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    $\begingroup$ Do pay attention to the caloric requirements of a fire breath. Oil from fat is definitely biologically plausible, but assuming it produces said oil at the same weight as kerosene (commonly used for flamethrowers) you're looking at around 35,000 Calories per gallon. Using it will make him a hungry little fellow. $\endgroup$
    – Perkins
    Jan 26 at 21:04

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If these sparks are persisting in the air beyond the dragon's mouth, and are not simply a high-voltage electric arc, then it is likely that the sparks are indeed caused by the same oil as its flame.

The difference between the sparks and an all-out flame would be that a flame would involve a continuous release of oil, while the sparks would be intermittently released drops of oil. Both would involve a rapid flow of air past the oil glands.

In order to have sparks rather than a flame, it would have to be possible for the dragon to control the amount of oil released more finely than a simple open/closed valve. The oil would also need to be relatively viscous. Viscous oil would be an advantage in that it would allow a longer-ranged flame, allowing droplets to be propelled a significant distance while burning.

This control would allow a short-ranged, wide, hot flame by spraying oil forcefully, releasing small, rapidly burning droplets that would almost be an aerosol. Longer-ranged flame would involve larger droplets. Sparks might be medium to large droplets released slowly.

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    $\begingroup$ As to higher viscosity: the stuff in the tanks of a conventional flame thrower is kind of jelly like, good answer. +1 $\endgroup$ Jan 26 at 16:21
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Spark + Oil spray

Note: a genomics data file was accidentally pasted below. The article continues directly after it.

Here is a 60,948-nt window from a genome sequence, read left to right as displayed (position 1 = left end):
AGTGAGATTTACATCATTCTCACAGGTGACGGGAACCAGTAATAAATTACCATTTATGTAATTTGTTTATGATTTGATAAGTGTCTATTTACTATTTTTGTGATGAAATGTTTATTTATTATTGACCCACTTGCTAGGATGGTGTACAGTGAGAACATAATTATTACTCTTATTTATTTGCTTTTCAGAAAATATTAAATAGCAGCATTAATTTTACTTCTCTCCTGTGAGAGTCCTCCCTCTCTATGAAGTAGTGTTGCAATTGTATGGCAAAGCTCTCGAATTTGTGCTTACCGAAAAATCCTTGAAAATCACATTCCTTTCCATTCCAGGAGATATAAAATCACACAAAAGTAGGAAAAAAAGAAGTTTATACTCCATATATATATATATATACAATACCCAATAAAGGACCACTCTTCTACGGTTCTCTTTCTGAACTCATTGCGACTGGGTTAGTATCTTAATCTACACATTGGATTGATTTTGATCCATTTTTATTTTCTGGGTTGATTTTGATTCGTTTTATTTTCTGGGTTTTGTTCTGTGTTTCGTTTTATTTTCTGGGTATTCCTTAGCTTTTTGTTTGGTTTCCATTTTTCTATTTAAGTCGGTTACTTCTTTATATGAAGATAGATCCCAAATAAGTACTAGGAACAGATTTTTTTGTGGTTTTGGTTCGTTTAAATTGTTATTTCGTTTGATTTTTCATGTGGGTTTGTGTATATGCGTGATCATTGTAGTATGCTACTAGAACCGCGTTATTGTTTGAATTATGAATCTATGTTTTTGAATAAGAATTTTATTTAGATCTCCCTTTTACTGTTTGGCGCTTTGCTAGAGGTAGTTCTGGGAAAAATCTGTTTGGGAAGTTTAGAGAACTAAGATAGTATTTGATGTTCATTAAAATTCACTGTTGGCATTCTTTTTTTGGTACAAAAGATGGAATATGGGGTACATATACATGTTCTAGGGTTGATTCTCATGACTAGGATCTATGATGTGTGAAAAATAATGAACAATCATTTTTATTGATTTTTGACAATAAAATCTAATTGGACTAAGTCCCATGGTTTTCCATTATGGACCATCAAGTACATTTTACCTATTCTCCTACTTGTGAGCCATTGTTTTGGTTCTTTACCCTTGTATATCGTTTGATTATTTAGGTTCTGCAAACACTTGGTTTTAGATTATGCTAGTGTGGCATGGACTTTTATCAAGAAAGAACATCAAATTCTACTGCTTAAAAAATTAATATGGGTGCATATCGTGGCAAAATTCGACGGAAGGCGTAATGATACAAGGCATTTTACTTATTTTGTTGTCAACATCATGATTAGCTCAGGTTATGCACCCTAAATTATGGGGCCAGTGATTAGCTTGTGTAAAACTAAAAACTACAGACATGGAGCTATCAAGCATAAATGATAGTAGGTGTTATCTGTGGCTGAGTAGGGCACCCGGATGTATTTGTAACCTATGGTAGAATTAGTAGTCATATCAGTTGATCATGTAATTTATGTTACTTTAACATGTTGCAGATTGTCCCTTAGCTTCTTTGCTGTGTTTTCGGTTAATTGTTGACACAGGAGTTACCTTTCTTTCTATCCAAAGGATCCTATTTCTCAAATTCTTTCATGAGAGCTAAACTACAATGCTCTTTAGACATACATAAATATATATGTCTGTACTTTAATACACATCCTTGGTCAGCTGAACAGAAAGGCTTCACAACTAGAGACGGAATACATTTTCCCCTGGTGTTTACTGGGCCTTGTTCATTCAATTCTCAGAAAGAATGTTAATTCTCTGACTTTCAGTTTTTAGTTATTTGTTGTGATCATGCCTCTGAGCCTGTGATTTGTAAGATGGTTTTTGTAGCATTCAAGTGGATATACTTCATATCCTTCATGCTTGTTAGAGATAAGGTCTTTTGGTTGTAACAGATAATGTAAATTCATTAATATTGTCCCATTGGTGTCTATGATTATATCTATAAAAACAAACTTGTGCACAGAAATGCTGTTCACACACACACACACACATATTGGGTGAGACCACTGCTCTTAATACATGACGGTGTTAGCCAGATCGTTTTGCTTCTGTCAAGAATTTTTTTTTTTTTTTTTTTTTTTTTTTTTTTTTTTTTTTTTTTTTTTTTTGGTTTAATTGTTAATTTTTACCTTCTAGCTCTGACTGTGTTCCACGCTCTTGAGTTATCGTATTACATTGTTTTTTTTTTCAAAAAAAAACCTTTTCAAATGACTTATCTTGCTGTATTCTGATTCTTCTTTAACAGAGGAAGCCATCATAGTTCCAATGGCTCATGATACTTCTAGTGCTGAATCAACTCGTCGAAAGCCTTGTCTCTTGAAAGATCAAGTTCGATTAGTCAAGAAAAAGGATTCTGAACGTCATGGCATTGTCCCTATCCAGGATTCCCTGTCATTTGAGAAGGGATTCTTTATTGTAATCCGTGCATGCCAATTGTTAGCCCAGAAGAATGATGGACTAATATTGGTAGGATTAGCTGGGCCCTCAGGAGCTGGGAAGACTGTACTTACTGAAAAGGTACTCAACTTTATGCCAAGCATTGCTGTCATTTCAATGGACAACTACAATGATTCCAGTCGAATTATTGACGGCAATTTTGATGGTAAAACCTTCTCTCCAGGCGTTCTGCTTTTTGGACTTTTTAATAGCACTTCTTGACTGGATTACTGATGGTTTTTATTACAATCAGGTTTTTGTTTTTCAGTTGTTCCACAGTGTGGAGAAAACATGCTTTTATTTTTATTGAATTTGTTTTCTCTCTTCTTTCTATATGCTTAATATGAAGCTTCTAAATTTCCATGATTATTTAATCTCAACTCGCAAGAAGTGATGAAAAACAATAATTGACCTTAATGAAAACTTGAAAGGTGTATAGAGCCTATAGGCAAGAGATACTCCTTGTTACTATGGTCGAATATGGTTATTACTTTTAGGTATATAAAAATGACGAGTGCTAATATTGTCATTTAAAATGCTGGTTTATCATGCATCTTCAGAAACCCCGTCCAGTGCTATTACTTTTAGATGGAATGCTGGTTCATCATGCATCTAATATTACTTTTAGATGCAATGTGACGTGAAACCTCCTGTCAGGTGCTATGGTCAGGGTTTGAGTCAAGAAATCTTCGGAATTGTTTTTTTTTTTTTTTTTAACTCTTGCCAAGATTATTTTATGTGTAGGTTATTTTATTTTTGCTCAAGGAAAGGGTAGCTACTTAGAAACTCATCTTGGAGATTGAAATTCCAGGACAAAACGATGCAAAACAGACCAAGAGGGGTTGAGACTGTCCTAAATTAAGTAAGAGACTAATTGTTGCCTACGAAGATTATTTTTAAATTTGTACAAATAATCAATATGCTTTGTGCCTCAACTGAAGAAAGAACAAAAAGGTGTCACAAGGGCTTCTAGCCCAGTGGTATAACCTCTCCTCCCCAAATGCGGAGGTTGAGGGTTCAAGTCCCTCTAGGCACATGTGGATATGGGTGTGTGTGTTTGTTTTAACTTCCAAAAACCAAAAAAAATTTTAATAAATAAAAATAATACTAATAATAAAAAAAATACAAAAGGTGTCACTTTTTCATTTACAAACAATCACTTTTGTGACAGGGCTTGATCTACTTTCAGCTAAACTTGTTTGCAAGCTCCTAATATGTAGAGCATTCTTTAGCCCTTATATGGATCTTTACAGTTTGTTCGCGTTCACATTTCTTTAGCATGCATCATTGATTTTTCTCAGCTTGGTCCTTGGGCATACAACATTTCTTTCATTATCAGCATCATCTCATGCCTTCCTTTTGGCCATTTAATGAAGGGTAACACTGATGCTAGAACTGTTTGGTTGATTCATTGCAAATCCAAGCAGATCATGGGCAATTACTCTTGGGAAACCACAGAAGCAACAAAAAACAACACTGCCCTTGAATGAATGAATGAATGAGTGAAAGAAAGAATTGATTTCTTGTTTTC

For fire breathing, you need a spark and then throw a spray of oil on it with a strong blow.

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Biology : Eels create electric currents, Cobras spit venom

The electric eel generates large electric currents by electricity-producing cells packed into a specialized electric organ.

Mozambique spitting cobra (Naja mossambica) spits venom with great accuracy up to a distance of 3 meters.

Our dragon

The dragon can create an electric spark in its teeth similar to eel, and then throw a spray of oil stored in a bag like venom sprayed by some snakes.

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  • $\begingroup$ But isn't that going to create a blast of fire instead of a stream of sparks in the air? $\endgroup$ Jan 26 at 14:19
  • $\begingroup$ @WizardKing What is a stream of sparks but poorly aerosolized stream of flaming oil? Maybe the aerosolization doesn't really work unless the dragon expels a certain volume of oil. $\endgroup$
    – PipperChip
    Jan 26 at 19:50
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Have it work the same way a sparkler does. The key ingredients are a metallic powder of aluminum, iron, titanium or magnesium (or some combo) and an oxidizer to accelerate the reaction. Iron and magnesium are readily available in many areas. The oxidizer components less-so but still available to some degree.

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    $\begingroup$ What would these oxidizing components be? $\endgroup$ Jan 26 at 19:39
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    $\begingroup$ @WizardKing nitrate compounds and iron oxides would all be biologically available. $\endgroup$
    – Perkins
    Jan 26 at 21:01
  • $\begingroup$ @WizardKing - Potassium Nitrate (salt peter, also a component of gun powder) extacted from bat guano, barium nitrate or strontium nitrate also work. Also potassium or amonium perchlorate. Those are less readily available. I would recommend going with the first option as it's readily available in caves that have long-term bat populations. $\endgroup$ Jan 27 at 14:23
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Antimatter contained in grains of sand.

..another solution for the dragon's spark popped up on WB today: suppose the dragon is able to find certain minerals, that can embed antimatter in their crystal.. dragons have a good nose for these things. The dragon only has to chew some grains of sand, and out come the sparks. You won't need much.. a nanogram already gives too much energy.. guess a a few anti-particles contained in the silicon lattice would be sufficient, to generate a little spark..